Donald Trump is either pretending that the coronavirus is a hoax and his rallies are perfectly safe to attend (something that should reveal what he really thinks of his supporters), or that the coronavirus isn’t a serious emergency that he had to put his vice president in charge of. But there are at least a few Republicans who think his appalling management of a pandemic is a terrible and dangerous idea, at least in the face of their own odds of being re-elected.
While Republicans like Thom Tillis of North Carolina and Martha McSally of Arizona were once adamant about repealing Obamacare, which would cut $1 billion from funding specifically set aside for public health and responding to outbreaks, now they’re saying the Center for Disease Control isn’t funded well enough. McSally is even asking for reimbursement for cities from the CDC. They want to be able to say when election season comes that they were able to help while the crisis broke out – regardless of whatever dangerous and stupid antics Donald Trump was up to at the time.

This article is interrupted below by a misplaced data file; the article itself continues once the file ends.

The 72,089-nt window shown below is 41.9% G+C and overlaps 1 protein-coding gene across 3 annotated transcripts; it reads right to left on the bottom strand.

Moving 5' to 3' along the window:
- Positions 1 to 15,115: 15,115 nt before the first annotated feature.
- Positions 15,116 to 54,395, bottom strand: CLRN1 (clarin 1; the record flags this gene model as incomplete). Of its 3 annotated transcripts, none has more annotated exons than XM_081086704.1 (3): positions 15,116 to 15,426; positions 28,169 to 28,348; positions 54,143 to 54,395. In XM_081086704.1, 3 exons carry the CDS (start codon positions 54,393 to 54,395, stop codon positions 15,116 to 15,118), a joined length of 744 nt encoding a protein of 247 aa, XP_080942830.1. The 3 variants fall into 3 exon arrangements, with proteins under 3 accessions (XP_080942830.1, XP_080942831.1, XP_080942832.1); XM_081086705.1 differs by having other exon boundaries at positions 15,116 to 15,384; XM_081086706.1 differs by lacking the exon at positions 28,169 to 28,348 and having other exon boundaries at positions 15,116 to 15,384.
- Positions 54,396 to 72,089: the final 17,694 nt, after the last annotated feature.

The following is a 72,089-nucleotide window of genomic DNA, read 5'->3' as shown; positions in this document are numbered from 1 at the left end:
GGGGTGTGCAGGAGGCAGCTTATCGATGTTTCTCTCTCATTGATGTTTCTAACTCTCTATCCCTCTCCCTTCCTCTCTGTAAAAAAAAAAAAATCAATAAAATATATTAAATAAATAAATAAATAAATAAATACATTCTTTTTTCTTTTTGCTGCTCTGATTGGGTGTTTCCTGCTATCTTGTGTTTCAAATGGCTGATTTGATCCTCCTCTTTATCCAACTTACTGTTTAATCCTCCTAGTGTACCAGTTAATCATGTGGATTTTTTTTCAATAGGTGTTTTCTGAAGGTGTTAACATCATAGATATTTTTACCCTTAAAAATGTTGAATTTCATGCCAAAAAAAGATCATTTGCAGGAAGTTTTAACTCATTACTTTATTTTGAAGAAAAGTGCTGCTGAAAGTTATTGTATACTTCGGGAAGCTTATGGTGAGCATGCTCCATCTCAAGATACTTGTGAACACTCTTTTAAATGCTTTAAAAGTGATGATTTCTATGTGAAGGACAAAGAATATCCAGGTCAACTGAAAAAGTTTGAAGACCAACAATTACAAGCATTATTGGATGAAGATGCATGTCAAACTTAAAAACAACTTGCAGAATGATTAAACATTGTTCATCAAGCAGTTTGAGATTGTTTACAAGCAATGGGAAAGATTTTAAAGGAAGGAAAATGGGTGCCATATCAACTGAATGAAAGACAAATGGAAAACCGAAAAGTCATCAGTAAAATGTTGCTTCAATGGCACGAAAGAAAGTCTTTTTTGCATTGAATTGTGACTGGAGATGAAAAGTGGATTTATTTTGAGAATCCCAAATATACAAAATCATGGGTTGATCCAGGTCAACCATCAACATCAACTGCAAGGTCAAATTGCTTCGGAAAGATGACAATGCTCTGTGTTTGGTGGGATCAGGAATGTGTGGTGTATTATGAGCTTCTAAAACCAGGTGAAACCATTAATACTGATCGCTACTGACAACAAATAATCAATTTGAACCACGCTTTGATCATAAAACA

The problem is that even if the coronavirus ends up being not as serious as people fear – and what we’re not prepared for – then this could still reflect poorly on Donald Trump – as it should. As managing the coronavirus pandemic becomes a bipartisan issue, the more difficult it will be for Donald Trump to keep his border wall promise. As for the Republicans that have decided the CDC is something that shouldn’t be gutted, their Democratic opponents are now able to use their support of gutting the CDC in the first place in their campaign literature.
James Sullivan is the assistant editor of Brain World Magazine and an advocate of science-based policy making